Ray Cummins In the early 70’s Ray Cummins and his family would purchase the resort. Under the Cummins ownership, the resort saw the loss of the single bedroom cottages (1-6). Whether it was under Cummins or Kuhn, the kiddie pool had been filled in. However, the Cummins, having a family, began a focus on family with a few nightly events each week, potluck, BINGO, and a bonfire. By 1976 the Cummins would sell the resort to the Linvilles.
Linville In early 1976 the Linvilles purchased Sauble Resort, however because of a medical issue, sold it months later. They would own the resort for the shortest time on record.
Marvin & Colleen Budd Later in July of 1976 Marvin and Colleen Budd and their family would purchase the resort. Very little changed over the 13 years of their proprietorship. The most significant addition was the retaining wall along the hill. As with the Cummins, the Budds, having family, had family events. In addition to the ones the Cummins offered, the Budds had a dance, and throughout the week offered sporting events such as fishing, ping-pong, tennis, volleyball, and billiards (pool), with a trophy ceremony during the Friday bonfire.
Ferwerda In 1989 the Budds sold the resort to the Ferwerdas, the brother of the owner of Peaceful Acres. Under the Ferwerdas the resort would see some renovation, including the renovation of the caretaker’s home into cottage 20. However, it began a period of decline.
  A few years later, the Ferwerdas would sell the resort to a couple. During this period the most notable addition was a double-wide mobile home as the primary residence for the owners. In addition, the cottages were renovated with vinyl siding. The basement of the hall was converted into cottages, though these were later shuttered as they violated fire safety ordinances. However, the main floor of the hall was converted into cottages, and the top floor was returned to use as cottages after significant renovations.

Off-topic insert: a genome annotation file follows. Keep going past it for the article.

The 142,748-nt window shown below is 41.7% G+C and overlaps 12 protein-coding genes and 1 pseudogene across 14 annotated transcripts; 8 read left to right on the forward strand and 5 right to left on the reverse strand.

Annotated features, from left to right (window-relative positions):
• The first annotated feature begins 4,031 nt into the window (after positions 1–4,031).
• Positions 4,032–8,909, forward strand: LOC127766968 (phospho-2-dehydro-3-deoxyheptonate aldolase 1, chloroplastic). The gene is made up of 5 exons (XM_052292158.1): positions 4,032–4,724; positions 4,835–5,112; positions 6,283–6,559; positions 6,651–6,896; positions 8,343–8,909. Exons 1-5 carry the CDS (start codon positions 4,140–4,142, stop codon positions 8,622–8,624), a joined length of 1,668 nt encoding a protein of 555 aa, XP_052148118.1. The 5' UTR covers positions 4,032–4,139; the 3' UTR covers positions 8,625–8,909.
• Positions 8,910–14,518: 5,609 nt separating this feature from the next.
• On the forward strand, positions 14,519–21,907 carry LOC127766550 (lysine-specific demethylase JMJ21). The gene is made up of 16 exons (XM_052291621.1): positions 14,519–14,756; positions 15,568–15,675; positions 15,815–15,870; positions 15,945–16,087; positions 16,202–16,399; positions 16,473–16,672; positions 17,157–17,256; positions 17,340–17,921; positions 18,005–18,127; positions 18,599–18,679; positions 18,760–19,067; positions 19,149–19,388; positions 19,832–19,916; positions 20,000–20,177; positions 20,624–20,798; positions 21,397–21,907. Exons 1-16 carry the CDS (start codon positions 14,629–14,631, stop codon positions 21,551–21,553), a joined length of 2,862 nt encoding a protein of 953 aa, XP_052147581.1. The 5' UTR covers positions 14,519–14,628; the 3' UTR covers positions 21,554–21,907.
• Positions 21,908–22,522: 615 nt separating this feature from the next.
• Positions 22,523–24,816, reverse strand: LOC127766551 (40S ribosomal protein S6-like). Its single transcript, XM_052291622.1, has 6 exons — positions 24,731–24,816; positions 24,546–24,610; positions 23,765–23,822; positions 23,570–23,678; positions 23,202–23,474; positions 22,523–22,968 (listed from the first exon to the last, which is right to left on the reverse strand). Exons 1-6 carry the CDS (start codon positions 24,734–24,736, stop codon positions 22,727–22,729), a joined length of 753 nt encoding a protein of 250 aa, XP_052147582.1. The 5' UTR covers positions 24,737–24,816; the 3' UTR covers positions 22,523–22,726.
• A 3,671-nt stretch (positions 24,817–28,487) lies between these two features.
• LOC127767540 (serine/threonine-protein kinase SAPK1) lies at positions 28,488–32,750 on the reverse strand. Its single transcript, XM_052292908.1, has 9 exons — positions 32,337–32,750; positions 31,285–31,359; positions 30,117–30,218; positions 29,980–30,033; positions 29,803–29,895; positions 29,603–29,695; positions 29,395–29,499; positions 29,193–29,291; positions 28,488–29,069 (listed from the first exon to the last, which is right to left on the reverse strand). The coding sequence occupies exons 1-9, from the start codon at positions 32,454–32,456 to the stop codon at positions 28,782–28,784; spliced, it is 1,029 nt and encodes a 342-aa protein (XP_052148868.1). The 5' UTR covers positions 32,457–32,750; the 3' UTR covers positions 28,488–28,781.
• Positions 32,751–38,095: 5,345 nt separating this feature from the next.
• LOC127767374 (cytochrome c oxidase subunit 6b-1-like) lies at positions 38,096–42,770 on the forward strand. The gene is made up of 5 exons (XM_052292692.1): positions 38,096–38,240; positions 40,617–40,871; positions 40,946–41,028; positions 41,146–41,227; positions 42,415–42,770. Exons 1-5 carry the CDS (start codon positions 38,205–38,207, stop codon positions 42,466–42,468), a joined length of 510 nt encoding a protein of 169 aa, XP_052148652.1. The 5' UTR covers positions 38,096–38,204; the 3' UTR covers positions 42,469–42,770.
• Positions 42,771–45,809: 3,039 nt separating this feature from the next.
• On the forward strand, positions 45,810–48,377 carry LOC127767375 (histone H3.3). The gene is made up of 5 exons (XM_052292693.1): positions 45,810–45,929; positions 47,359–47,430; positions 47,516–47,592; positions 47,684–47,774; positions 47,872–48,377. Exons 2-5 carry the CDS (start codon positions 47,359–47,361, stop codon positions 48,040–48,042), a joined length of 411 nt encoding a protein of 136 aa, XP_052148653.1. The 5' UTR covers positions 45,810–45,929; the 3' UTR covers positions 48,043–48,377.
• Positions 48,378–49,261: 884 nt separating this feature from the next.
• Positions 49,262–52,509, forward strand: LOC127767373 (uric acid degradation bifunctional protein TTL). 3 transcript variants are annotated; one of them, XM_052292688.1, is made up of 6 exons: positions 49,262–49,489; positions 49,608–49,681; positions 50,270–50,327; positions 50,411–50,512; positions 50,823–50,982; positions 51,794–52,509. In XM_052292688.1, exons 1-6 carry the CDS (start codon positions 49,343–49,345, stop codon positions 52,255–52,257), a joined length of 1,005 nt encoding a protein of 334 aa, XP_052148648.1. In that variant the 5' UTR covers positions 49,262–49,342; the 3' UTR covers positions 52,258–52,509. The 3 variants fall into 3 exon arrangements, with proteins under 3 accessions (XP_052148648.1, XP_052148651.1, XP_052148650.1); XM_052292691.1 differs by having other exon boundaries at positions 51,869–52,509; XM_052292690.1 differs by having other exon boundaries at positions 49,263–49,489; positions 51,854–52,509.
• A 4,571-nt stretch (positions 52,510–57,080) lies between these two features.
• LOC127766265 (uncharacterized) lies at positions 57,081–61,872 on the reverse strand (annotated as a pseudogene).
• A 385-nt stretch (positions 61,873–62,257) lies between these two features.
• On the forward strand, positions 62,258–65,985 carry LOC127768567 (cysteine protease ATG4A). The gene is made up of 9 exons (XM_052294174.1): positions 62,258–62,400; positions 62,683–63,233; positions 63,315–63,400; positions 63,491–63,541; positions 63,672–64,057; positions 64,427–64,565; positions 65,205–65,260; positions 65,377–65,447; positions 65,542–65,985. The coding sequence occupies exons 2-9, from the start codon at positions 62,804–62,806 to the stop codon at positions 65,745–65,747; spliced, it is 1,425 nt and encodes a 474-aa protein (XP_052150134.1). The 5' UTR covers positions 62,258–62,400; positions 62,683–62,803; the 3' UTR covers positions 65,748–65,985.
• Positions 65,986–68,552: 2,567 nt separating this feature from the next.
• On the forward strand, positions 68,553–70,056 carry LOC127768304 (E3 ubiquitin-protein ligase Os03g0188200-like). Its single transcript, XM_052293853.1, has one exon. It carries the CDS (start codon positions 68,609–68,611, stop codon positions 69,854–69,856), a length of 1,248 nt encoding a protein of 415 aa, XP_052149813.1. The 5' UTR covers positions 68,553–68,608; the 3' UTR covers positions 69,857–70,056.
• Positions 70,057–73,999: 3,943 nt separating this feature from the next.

Pomeroy The current owners, the Pomeroys, have employed the second most extensive renovation in the resort’s history. All the cottages were renovated, the retaining wall was replaced, improved, and expanded offering a tiered garden look. In addition, a house was built on the property for the owners and the double-wide made into a cottage. The general feel of the resort is cozier.
   

 

JClark4626@aol.com Hamlin Lake Preservation Society PO Box 178, Ludington, MI 49431